- The current system already favors big donors without any of the complicated schemes described by Bob or the amici briefs against McCutcheon. In fact, options similar to those schemes are already available, and nobody uses them.
- If big donors are going to be a part of the system, it would better to steer them through candidate and party committees than through unaccountable Super PACs or other non-transparent groups.
The oral arguments in McCutcheon — and much of Bob’s concerns — focus on circumvention of contribution limits through multiple PACs and joint fundraising committees. Bob poses the same hypothetical that was discussed in oral arguments about a single donor skirting the system with thousands of separate and limited contributions adding up to $3.5 million. While the administrative and legal headaches to pulling this off seem daunting, let us assume it is doable with all the smart lawyers in Washington.
But if we also assume that donors seek a “corrupting influence” (his term) then the “skirting strategy” becomes less plausible. Donors will find it difficult to prevent many of the recipients from shirking on the corrupt bargain. This is the familiar principal-agent problem. Even if the complex transaction is coordinated through congressional party leadership, the individual donor loses control over how the money is spent and for whom. Rather than pour millions into a thousand rivulets, it is better for, say, the Koch brothers to finance a super-PAC that advertises issues they care about or donate lavishly to interest groups they control than attempt to elect candidates who are fully committed to their position.
For similar reasons, I also question Bob’s assertion that a joint fundraising committee would be an effective vehicle for such donors. But if that is a fear, then one potential remedy is to lobby the Federal Election Commission (FEC) to write rules that constrain the number of candidates or PACs that can benefit from a joint committee. At first blush, I see no strong First Amendment arguments against such constraints, although I acknowledge that rule-making has not been an easy task for the FEC in recent years.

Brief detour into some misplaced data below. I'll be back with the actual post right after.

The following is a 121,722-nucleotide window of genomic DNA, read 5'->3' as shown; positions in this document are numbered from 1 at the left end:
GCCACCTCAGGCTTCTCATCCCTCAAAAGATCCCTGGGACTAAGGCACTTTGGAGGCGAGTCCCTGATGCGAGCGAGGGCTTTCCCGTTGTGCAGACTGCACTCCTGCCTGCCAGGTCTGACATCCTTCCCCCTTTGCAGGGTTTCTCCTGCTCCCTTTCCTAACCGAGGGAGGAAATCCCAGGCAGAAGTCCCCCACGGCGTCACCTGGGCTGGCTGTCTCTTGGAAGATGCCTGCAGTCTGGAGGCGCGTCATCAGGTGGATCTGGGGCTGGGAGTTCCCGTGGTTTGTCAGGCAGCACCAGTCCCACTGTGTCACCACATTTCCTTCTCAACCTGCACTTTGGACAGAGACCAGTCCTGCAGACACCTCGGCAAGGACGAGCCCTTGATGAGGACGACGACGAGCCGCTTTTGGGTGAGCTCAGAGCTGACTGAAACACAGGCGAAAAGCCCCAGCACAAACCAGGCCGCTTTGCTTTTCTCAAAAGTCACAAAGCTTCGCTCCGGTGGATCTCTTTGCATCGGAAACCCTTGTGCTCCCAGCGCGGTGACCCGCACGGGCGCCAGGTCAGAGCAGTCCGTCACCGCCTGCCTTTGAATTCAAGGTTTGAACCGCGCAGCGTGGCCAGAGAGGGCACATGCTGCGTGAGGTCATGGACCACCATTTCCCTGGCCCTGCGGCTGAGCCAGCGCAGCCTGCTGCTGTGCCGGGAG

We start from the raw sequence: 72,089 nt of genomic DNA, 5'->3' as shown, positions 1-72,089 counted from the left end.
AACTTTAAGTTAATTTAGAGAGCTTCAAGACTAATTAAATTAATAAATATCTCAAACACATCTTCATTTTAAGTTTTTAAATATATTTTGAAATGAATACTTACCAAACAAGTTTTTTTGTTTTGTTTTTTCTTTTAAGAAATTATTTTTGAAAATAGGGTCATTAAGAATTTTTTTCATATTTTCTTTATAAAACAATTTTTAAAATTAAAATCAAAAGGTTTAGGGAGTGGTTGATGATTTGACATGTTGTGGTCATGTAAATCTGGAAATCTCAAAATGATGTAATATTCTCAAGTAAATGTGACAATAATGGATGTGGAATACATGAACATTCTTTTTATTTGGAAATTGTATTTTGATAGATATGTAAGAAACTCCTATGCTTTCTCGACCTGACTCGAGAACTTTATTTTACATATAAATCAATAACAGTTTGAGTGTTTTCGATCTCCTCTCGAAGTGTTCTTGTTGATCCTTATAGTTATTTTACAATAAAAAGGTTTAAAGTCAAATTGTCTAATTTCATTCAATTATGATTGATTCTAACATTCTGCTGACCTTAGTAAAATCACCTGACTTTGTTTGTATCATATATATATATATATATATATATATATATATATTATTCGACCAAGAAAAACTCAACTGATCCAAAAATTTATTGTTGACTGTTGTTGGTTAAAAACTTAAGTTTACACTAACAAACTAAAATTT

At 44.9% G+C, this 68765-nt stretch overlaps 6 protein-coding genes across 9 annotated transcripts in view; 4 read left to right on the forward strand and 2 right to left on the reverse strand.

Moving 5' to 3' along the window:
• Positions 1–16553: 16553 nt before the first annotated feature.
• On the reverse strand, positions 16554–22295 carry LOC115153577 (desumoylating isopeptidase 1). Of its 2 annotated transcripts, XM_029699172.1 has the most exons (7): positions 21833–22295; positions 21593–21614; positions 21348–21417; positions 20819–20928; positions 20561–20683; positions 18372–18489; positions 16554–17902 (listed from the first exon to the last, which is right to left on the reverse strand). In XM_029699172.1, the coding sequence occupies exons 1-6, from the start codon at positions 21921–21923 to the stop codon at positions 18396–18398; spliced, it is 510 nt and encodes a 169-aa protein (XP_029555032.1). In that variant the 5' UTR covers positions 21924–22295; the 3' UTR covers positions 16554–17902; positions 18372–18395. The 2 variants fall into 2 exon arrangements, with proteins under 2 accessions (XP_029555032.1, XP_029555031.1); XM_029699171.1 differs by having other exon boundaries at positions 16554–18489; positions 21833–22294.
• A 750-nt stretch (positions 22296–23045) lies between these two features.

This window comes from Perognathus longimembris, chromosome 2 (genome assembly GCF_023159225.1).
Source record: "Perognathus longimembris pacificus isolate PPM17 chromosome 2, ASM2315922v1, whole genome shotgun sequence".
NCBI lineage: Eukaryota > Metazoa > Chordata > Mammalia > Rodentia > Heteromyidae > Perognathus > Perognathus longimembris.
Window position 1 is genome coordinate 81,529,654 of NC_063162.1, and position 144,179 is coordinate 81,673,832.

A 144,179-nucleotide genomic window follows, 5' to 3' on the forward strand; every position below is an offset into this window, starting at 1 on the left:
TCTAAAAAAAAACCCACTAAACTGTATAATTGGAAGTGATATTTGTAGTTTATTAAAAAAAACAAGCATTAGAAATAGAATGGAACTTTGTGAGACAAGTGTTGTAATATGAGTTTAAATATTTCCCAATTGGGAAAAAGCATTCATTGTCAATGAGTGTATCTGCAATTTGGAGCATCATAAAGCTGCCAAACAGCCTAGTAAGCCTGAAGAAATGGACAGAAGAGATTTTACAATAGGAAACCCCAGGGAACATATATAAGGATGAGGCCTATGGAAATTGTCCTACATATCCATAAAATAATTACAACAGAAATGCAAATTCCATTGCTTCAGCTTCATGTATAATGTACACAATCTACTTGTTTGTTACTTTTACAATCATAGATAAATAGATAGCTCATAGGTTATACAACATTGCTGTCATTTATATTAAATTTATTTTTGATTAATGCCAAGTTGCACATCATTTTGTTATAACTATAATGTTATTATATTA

Finally, I want to say more about why striking down aggregate contribution limits might actually attenuate ideological extremism (assuming I’m mostly wrong on my first point that people will not try to circumvent contribution limits!). The current campaign finance system – with its emphasis on interest group spending — favors highly ideological factions that have the means and motive to run independent campaigns. Rules that channel more money through party organizations and candidates might dampen the power of groups like the Tea Party. Against this claim, Bob suggests that political parties ran ads in 2012 that were just as “aggressive” and negative as interest groups. Research by the Wesleyan Media Project indicates that this is not true. But this finding is not relevant to my argument.
My point about moderation is not about the tone or content of political ads, but is tied to the nomination process where party factions fight their ideological battles. A generation ago, such battles were waged internally in the proverbial smoke-filled rooms. Today they might be hashed out in the open through primary elections. The advantage goes to the interest group that can raise a lot of money and mobilize its partisan faction of voters. Ideological moderation seems more plausible when political resources are controlled primarily by party leaders whose chief incentive is to win elections rather than take positions.
Like Bob, I support reasonable contribution limits, but I do not think the retention of aggregate limits on party committees and candidates improves the current campaign finance system. I certainly do not think, as Bob suggests, that a favorable ruling for McCutcheon will encourage “more money from fewer sources to flow more freely.” That dynamic was partially spurred by Citizens United. If anything removing the aggregate limits could make the system more accountable by channeling funds to political committees that are transparent, particularly party and candidate committees, which must face the voters at the ballot box.